Capcom’s Monster Hunter: World – What took so long!

CAPCOM’s Monster Hunter: World sees the series’ came to console for the first time, and, after a few hours’ playtime we were wondering what took so long.

Gameplay begins, as with most RPG’s, in the character customisation screen. From here you can select your character’s gender, alter their appearance, and choose an initial armour set. We were initially underwhelmed by the limited choice options, (particularly hairstyles and eye shapes), but that was completely forgotten about during the next pre-game screen when we realised we could also customise our own Palico — an insanely cute feline partner who can accompany you on your hunts. It would also be unfair not to point out that most full armour sets cover your face, so if you’re the sort of gamer who absolutely needs to have a full set of matching armour, this it won’t be an issue for you.

The first cutscenes are a friendly welcome for newcomers and provide an idea of what the world is all about. The dialogue in these sections is mostly expository but the game just about gets away with it. This is, in part at least, thanks to the player’s goofy handler and the Palicoes who help establish the tone early on; this is a game that doesn’t take itself too seriously. You’re here to have fun. And if we had to describe this game in one word, fun would probably be about right.

The moment we landed in the Ancient Forest we felt like visitors to Jurassic Park. We forgot about the quest at hand and tried to get a closer look at the herbivorous beasts roaming the fields and just before we arrived at the commission’s base of operations, we were awestruck by a fight between two giant monsters. The game’s graphics aren’t the best, (texture popping is easily noticeable between fights), but the beauty of the colourful environments, and inspired creature designs more than make up for it. When we first found a birdlike monster, called Pukei-Pukei, we spent at least half an hour following it through its habitat, appreciating its design and observing as it hunted, slept, and picked a fight with an apex predator. The game had us behaving, unwittingly, like amateur zoologists before we had even swung an axe.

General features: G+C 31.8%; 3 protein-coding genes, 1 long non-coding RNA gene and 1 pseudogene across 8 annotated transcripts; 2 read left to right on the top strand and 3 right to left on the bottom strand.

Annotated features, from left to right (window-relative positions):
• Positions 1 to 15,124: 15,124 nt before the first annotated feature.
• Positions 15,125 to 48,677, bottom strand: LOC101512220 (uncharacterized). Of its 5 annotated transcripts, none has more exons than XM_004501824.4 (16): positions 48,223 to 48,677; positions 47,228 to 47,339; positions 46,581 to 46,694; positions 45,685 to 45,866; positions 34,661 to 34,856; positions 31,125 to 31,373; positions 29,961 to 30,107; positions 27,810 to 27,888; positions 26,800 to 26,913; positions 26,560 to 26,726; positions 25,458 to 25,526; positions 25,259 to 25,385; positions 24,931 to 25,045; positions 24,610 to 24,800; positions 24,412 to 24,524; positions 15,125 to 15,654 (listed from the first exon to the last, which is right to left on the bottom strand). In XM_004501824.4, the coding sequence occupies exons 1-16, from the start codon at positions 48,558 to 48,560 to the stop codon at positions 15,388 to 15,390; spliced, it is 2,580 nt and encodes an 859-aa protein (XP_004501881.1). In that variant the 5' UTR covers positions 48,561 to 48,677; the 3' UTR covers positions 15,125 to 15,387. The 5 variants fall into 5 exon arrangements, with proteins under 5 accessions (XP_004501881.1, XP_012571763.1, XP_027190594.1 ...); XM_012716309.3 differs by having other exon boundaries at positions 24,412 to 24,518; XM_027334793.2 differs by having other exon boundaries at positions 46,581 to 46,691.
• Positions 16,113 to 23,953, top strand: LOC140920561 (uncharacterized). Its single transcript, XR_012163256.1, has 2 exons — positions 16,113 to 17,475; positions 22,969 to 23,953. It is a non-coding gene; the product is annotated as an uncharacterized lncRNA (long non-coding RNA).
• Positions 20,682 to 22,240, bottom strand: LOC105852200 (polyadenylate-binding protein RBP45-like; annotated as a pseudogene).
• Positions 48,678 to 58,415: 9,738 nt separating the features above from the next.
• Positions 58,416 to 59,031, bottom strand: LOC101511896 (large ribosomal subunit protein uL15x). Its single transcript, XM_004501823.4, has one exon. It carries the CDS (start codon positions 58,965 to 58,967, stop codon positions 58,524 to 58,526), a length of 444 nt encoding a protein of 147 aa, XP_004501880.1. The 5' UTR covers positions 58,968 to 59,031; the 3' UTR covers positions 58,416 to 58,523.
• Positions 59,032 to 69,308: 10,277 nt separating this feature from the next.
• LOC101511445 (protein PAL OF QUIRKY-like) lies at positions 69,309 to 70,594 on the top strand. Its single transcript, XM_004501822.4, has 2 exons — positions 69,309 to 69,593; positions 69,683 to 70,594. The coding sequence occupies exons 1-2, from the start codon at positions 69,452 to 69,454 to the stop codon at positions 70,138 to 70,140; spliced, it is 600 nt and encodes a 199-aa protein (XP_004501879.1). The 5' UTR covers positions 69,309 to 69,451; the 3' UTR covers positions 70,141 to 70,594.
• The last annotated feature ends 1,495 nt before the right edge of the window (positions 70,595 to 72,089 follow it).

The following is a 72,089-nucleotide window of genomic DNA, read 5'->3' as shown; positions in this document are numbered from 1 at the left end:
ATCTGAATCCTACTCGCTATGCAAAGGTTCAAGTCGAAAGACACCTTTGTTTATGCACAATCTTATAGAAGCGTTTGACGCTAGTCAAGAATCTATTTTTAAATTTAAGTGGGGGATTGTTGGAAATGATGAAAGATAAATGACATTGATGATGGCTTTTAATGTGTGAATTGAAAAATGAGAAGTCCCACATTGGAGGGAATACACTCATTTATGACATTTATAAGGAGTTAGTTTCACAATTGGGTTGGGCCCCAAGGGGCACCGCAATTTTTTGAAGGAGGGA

The weapons in this game are one of the elements that make it a standout. There are fourteen in all, and all of them bring a different dimension to combat. To effectively deal damage players need to get the hang of button combinations and carefully time their attacks. The number of combinations per weapon are limited, but they’re also hard to land, so it always feels rewarding when you land a special move. Each weapon has its own strengths/weaknesses, and some take more patience/skill to wield effectively. We recommend spending some time in the training arena before venturing out with a new weapon, a couple of minutes per weapon will save you a great deal of frustration later, and you’ll find it easier choosing weapon to suit your style of play.